How a “No-Contest” Plea Can Come Back to Haunt You
Although the federal government and the State of Florida maintain separate criminal justice systems, what happens to a defendant in one can affect their rights in the other. For example, under a federal criminal statute known as the Armed Career Criminal Act, a defendant faces additional penalties at sentencing if they have three or more prior convictions for certain types of crimes. This includes criminal offenses tried at the state level.
Defendant Receives 15-Year Sentence on Federal Gun Charge Due to Prior Florida Criminal Record
A recent decision from the U.S. 11th Circuit Court of Appeals illustrates the broad scope of the ACCA. This case, United States v. Lee, involved a Florida defendant. Police in Pensacola responded to a local hotel’s complaint regarding a group of guests who refused to vacate their room. The room was registered to the defendant. As police proceeded to remove the defendant from the property, they found a .22 caliber pistol in the room.
Federal prosecutors charged the defendant for being “a felon in possession of a firearm.” The defendant pleaded guilty to this charge. Before the sentencing judge, the government introduced evidence of the defendant’s three prior felony convictions in the State of Florida, including aggravated battery in 2001 and felony battery in 2015. Based on this, the judge determined the defendant was an “armed career criminal” under the ACCA and ultimately sentenced him to 15 years in prison.
On appeal to the 11th Circuit, the defendant argued his 2001 and 2015 convictions were the result of “no-contest” or nolo contendere pleas, which should not count towards the three felony convictions required under the ACCA. A no-contest plea basically means the defendant does not necessarily admit to the factual allegations made by the prosecution, but he nevertheless agrees to waive his right to a trial and accept punishment from the court.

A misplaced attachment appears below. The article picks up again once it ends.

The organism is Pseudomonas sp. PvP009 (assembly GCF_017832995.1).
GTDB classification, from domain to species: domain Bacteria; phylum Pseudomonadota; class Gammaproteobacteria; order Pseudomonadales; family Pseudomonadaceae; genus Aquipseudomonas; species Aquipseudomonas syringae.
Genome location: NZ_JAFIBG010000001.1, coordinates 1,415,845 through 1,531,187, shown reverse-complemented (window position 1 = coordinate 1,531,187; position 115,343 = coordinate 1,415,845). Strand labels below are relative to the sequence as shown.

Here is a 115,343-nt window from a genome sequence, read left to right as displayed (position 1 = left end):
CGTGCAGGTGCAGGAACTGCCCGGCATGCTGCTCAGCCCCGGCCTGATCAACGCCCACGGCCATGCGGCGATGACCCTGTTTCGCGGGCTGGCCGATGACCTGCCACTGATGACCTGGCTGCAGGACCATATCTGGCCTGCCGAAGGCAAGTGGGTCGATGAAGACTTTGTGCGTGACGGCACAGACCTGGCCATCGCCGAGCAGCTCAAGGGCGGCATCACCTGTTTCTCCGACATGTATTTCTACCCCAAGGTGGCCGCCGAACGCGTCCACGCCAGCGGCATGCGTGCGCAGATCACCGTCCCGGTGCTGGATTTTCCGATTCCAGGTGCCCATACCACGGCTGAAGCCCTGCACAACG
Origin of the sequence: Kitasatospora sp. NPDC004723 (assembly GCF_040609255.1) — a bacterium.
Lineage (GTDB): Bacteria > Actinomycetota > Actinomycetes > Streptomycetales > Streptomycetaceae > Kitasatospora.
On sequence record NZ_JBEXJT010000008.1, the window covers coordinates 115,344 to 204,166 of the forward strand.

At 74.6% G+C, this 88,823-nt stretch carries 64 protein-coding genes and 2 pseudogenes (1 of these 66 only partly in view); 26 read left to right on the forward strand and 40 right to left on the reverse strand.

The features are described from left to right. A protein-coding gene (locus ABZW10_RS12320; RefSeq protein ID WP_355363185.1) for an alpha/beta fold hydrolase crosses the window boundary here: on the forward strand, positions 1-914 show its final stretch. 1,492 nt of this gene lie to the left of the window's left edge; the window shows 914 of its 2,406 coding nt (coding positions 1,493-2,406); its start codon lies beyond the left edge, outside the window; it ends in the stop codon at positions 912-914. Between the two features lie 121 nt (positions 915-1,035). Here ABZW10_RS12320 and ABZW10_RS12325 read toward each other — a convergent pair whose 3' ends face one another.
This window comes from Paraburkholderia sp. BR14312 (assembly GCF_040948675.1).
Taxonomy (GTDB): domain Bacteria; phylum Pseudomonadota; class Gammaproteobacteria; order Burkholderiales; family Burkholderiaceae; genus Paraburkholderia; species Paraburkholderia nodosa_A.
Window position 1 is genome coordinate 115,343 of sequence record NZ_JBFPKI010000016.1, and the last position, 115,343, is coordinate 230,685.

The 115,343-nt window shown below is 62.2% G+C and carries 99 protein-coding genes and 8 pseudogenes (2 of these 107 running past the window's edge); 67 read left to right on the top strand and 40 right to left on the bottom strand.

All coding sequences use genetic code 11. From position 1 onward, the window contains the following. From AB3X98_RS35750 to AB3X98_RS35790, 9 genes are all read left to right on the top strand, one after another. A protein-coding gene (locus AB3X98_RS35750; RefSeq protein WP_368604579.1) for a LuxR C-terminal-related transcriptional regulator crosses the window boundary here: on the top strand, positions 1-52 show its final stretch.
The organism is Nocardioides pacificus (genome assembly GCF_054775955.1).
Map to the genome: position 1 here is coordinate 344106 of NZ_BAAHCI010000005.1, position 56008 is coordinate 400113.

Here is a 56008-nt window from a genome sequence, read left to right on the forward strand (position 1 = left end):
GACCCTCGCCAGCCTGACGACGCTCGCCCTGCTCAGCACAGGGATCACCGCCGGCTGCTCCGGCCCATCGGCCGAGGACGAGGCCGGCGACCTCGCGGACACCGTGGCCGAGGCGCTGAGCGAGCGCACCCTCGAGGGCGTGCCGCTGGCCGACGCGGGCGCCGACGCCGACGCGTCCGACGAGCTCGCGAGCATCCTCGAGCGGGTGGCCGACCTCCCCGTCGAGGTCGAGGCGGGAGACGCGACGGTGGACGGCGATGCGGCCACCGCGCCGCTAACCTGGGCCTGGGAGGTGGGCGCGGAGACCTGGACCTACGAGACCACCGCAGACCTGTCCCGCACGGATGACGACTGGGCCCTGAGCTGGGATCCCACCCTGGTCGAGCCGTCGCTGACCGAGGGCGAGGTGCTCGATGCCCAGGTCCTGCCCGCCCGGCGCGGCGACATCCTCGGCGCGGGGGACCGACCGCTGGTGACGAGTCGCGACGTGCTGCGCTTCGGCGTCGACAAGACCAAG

But as the 11th Circuit explained in its opinion rejecting the defendant’s appeal, it treats “Florida nolo convictions no differently than convictions based on guilty pleas or verdicts of guilt” for purposes of federal sentencing rules, which in this case includes the ACCA.
More to the point, in pleading nolo contendere, the defendant accepted the reports filed by the arresting officers as the “factual basis” for his pleas. This meant the sentencing judge in the federal case was allowed to use the information in those arrest reports when assessing the defendant’s “armed career criminal” status. The 11th Circuit therefore upheld the 15-year sentence.
Speak with a Miami Federal Criminal Defense Lawyer Today
Entering a no-contest plea is often viewed as a way to quickly resolve a criminal case. But as you can see, such pleas can have serious long-term ramifications if you find yourself in trouble with the law again. This is why you should consult with a qualified Miami criminal attorney before deciding how to proceed with your case. Contact the Law Office of Julia Kefalinos today at 305.676.9545 to schedule a consultation so we can sit down and talk about your case.